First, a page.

It seems to be taking a really long time to get the final results of the Presidential election. The election was over a week ago, and we’re still waiting to get all the ballots counted in many states, even though those states have already been called. Clinton’s leading the popular vote, but there are still million of uncounted ballots. Why is it taking so long?
Here’s what you need to know.
There’s no national standard for counting votes; the rules differ from state-to-state. Some states are putting together official results now and others are still counting ballots. States set up their own deadlines for when all ballots must be counted and processed. In fact, The Nation reported that some vote-by-mail ballots may not even arrive until a few days after November 8, holding up the process even more.
Provisional ballots also take some time to process. These are ballots given to voters who couldn’t show that they were eligible to vote, either because they didn’t have the right ID, were at the wrong polling location, or another reason. These ballots must all be verified and, in some cases, voters are given a certain amount of time to turn in additional information that verifies their right to vote. Damaged ballots that can’t be read by machines are also being counted during this time.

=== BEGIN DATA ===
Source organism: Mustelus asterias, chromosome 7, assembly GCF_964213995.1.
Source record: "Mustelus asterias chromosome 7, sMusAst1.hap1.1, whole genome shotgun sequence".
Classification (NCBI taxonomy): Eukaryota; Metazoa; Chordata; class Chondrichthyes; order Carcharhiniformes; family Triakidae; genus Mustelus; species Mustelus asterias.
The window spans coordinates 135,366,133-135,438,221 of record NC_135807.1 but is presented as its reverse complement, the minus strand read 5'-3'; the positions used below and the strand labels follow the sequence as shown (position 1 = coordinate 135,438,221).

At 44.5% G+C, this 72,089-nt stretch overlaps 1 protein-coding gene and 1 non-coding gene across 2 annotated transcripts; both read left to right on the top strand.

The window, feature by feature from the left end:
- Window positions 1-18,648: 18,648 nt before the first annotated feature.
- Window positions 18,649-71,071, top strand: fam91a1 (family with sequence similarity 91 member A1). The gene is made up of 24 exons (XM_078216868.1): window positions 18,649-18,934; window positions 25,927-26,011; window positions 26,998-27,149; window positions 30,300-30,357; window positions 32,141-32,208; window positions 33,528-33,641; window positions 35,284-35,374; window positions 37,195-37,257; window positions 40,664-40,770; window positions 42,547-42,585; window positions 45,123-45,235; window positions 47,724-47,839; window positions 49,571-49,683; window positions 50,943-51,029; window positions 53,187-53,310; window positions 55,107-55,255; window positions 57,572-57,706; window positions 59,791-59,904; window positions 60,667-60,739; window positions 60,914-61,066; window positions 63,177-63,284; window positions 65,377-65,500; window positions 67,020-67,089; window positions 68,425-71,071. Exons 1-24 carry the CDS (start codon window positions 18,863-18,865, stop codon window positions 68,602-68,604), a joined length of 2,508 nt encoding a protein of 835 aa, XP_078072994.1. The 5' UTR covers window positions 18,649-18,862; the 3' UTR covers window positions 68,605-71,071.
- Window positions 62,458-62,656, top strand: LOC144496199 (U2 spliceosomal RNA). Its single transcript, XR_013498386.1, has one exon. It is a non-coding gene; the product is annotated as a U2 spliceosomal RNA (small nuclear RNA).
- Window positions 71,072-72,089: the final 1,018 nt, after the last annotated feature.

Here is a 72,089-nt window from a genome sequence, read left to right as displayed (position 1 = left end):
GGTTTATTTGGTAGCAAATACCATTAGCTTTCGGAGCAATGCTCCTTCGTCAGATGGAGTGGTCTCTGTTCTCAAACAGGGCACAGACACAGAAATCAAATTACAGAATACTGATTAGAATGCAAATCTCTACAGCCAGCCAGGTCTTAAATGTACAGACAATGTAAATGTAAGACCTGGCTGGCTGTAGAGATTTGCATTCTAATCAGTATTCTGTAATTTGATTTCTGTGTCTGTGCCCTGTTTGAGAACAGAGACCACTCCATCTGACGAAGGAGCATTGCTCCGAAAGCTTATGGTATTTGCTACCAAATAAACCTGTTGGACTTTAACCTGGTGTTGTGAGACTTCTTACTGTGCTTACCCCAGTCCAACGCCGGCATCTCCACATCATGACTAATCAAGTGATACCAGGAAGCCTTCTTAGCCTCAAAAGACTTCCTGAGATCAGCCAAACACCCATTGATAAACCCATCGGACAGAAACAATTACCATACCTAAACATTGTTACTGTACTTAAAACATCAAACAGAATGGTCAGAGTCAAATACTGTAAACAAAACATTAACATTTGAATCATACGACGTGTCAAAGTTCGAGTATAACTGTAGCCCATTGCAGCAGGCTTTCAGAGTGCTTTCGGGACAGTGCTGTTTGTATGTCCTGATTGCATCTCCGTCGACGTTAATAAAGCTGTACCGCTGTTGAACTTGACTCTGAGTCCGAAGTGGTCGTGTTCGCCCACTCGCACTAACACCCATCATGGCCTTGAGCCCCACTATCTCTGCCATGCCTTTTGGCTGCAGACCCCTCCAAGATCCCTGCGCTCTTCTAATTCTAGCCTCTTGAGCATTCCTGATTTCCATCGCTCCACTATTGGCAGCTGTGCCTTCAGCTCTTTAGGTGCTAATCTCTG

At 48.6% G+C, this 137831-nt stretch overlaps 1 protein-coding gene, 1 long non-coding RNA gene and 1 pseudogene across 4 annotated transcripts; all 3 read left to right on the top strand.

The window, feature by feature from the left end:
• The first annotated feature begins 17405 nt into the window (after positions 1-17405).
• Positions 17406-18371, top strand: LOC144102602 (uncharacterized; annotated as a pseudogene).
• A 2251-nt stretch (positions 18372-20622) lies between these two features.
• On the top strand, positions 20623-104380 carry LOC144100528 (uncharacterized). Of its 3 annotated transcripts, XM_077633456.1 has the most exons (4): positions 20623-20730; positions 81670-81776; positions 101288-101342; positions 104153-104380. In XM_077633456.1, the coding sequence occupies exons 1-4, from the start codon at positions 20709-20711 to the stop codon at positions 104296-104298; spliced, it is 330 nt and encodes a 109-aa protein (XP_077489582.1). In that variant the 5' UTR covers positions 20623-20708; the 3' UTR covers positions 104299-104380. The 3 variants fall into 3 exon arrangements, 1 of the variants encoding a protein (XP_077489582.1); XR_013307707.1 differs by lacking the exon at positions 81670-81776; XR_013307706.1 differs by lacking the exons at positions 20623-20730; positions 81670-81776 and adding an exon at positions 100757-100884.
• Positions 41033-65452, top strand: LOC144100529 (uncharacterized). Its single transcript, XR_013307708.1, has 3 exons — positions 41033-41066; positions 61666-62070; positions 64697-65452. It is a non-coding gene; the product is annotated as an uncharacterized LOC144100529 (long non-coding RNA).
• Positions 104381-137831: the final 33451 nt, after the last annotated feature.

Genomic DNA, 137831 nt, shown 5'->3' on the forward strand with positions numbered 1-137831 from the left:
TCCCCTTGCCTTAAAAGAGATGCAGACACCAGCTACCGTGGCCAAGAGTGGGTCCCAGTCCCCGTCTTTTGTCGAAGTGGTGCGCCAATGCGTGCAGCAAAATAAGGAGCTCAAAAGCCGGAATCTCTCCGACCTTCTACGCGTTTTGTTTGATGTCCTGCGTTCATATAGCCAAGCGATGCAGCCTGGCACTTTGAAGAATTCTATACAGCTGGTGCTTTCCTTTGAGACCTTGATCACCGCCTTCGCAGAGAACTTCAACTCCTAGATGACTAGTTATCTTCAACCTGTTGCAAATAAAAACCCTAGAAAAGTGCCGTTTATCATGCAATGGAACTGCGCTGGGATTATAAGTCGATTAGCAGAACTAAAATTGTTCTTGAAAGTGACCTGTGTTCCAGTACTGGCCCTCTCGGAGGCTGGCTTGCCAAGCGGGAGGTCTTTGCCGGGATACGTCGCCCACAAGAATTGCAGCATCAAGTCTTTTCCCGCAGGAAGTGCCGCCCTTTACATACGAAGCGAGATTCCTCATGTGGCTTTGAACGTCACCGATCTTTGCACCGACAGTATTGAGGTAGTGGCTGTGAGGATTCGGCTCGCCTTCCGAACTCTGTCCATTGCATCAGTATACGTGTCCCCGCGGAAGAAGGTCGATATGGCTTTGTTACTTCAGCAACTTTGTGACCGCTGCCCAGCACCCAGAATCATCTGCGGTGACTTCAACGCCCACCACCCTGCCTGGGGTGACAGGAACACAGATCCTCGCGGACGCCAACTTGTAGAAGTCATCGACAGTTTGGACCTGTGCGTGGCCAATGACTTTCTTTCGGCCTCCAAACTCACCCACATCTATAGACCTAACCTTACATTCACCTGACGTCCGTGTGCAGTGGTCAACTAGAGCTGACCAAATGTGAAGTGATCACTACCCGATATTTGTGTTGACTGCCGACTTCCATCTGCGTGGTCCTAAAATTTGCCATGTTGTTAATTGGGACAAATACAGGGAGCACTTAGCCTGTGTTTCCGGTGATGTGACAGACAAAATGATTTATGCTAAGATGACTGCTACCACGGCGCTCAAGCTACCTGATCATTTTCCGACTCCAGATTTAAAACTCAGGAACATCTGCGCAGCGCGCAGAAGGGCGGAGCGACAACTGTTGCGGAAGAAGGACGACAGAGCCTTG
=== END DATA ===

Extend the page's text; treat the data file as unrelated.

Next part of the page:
In California, for example, there are still 3.5 million unprocessed ballots as of November 16. These include vote-by-mail ballots, provisional ballots, and other ballots such as damaged ballots.
As results continue to come in, there’s a very slight chance that Hillary Clinton or Donald Trump could still win or lose states where the numbers were very close. Clinton is currently leading Trump by more than a million votes, a greater lead than any other presidential candidate has had while also losing the electoral college. She’s even surpassed some other candidates in her total popular votes. She’s gotten more votes than Bill Clinton got in 1996 and 1992, according to 270toWin.
It’s unclear when all the uncounted ballots will finally be either counted or deemed ineligible. But with the electoral college election coming on December 20, hopefully we’ll wrap this up soon.